I wasn’t gonna do a blog post about Parallel 49 Brewing Company‘s new Street Kitchen, but another website posted their article on it today (the one with the effusive hyperbole), so hey, fair game, right?
Long story short: ambitious menu, perhaps a bit too complicated for the crowd, great service, servings too small, prices too high.
They’ve got two entrances now. One for the “Street Kitchen” side, and one for the retail and growler-filling side (where you can also access the Street Kitchen).
The retail/growler-filling area is to the left, tasting room/restaurant on the right.
They’ve plopped an entire food truck right into the tasting room. The crazy graffiti makes me feel like I’m looking at Fliptop. IMHO the look of the truck doesn’t jive with the actual food that comes out of it, as you’ll see later…
Lots of taps and the infuser is back! It’s bar service-style here. You order and pay at the counter (you can start a tab if you wish), take your number on the stick/rod thingy, pick up your beer, then find a place to sit.
I think this might be the same style LED display that Yellow Dog Brewing uses? It photographs horribly though…tons of moiré.
Second board. They had some experimental IPAs in the “hazy IPA” style that piqued my interest.
Other two boards. From what I could tell, they have two sizes of glasses (0.3L and 0.45L) in addition to flights (4 x 4oz).
The food menu. A more readable menu is on their Facebook page.
I find the prices about 20% too high, especially considering that this is a brewery tasting room. They try to push it as a restaurant, but I can’t shake that tasting room perception cuz of the counter service, the shared seating, and the food truck parked right there. Maybe it’s cuz they’re pushing things a bit out of the norm for Vancouver and I’m not used to seeing it.
I settled my laser eyes on two favourite comfort foods: the Corn Dogs and the Mac ‘n Cheese. If you can’t nail a retro fave and a comfort food standard, things are messed up.
Weirdest-looking ketchup bottles I’ve ever seen. Aside from the fries that come with the burger, most things are sauced/dressed already.
My flight. The server was emphatic that I do not push the paddle or else it might spill. Lift first was their advice.
The server said that one of the beers in their Experimental IPA series is going to become their next flagship beer. If the intention was to brew the next killer hazy IPA, I think they still need to experiment and tweak cuz they all tasted more like fruity/citrusy west coast IPAs. None of them approached what Twin Sails, Yellow Dog, Boombox, or Superflux are doing with the style.
The SMASH 344 (5%) single-malt, single-hop IPA uses an experimental hop that was citrusy and minty/herby. I love that they’re experimenting. Some people might think that they’re experimenting too much, and just throwing everything at the wall and seeing what sticks.
Corn Dogs ($16) with braised (confit?) duck, cornbread batter, lotus root chips, and popcorn.
The corn dogs are dressed in “mami sauce” (as in umami), Japanese mayo (which looked a bit dark to me), and beer mustard. The two forms of corn is a fun touch. The mami sauce tastes like a mixture of hoisin sauce, chee hou sauce/chinese bbq sauce, and maybe a bit of sriracha.
The duck was very soft and well-seasoned. There’s some minor structural integrity issues as these don’t stay on the stick very well, but since these are only 2-3 bites, not a huge deal. Technically well done with a good caramelization on the batter. The duck with the mami sauce brings to mind Peking duck with hoisin.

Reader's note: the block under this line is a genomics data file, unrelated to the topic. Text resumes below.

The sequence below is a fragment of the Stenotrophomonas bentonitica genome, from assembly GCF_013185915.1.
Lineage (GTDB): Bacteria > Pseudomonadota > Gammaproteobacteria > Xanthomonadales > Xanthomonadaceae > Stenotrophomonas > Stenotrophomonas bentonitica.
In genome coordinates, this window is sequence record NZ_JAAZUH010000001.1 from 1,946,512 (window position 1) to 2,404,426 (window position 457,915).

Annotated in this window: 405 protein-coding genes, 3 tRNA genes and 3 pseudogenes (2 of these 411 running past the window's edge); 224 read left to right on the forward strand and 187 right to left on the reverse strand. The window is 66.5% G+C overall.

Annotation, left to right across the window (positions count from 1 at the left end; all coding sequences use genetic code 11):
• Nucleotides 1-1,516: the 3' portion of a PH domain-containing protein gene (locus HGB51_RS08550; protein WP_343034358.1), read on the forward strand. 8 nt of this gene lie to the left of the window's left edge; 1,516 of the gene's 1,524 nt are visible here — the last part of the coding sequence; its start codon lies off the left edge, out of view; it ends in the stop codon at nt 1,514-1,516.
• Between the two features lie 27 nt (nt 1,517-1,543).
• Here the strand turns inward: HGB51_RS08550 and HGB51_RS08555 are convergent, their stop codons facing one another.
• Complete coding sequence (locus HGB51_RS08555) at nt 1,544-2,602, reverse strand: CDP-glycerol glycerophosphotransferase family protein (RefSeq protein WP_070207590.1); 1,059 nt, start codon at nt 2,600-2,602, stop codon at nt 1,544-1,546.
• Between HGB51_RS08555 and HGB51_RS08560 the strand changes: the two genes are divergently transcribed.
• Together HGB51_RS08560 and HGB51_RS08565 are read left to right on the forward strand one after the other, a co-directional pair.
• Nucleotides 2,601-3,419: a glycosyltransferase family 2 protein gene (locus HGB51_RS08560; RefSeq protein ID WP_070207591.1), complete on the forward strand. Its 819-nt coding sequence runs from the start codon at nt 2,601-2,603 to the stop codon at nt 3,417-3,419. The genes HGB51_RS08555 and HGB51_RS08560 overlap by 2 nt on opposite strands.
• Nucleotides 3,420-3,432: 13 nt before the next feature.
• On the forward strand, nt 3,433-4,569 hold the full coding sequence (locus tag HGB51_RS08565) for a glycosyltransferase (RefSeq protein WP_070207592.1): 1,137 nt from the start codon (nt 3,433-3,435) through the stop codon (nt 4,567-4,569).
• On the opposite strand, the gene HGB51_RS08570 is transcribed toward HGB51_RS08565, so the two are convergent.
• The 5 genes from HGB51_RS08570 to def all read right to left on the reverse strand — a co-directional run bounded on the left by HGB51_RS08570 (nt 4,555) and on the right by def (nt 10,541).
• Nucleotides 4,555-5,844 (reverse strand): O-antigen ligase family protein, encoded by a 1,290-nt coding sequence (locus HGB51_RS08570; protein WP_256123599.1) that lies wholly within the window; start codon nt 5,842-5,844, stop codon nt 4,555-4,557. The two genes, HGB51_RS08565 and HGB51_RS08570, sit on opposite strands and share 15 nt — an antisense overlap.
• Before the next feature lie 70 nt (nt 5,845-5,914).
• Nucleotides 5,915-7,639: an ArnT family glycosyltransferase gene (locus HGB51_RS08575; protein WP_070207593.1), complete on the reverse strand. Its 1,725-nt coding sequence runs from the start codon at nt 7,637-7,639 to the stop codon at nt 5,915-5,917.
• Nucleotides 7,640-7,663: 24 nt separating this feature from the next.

However, $16 for two mini-corn dogs is too pricey. I’d rather they ditch the lotus root chips (which are already available separately) and moved these to the Small Bites section of the menu and charge $10-11. Or keep it as-is and include a third corn dog. OR just be less fancy and cheffy, and use a weiner like everyone else and charge less and make everybody happier. Even if you used something outside of the box like a weisswurst (or hey a duck sausage), I’d be ok with that.
I do like that they serve lotus root chips instead of potato chips or whatever. Lotus root feels very Chinatown/East Van, in keeping with the environs.
Mac’n Cheese ($11) with “four textures of cheddar”. The way this is…uh…plated shows the difficulty in reconciling the “street food” aspect with the “elevated” aspect they’re trying to do. All the food here is served in wire baskets with checkered wax paper:
but they’ve plated it all on one side like you would in a fancier restaurant. It just looks and feels odd. With the graffiti, it feels like a bit of an identity crisis. (If they’re gonna try to be a restaurant, I gotta review it like a restaurant.)
The four textures of cheddar is one texture too many. We’ve got a cheese sauce, shreds of cheddar, cheddar crisps, and this bland aerated foam that looks and tastes like plain whipped cream. The pasta was cooked well — really al dente, which I liked…you might prefer it softer. But the foam makes me think that the chef is overreaching. I looked around the tasting room, looked at the foam and thought, “are these people gonna ‘get’ this foam thing?”
Minor note: I also got a burnt aftertaste in one of the elements. Nothing looked burnt, so maybe I’m just fucked up.
For the past decade I’ve been looking for the perfect marriage of beer and food. It can be as fancy as you want, as street as you want, as crazy as you want, as long as it works and tastes good. Clearly, there’s a lot of effort put into the food at Street Kitchen but overall it doesn’t work for me. Whether this menu and concept sticks around is up to the customer.
Here’s what really works for me as far as beer and food goes in this city: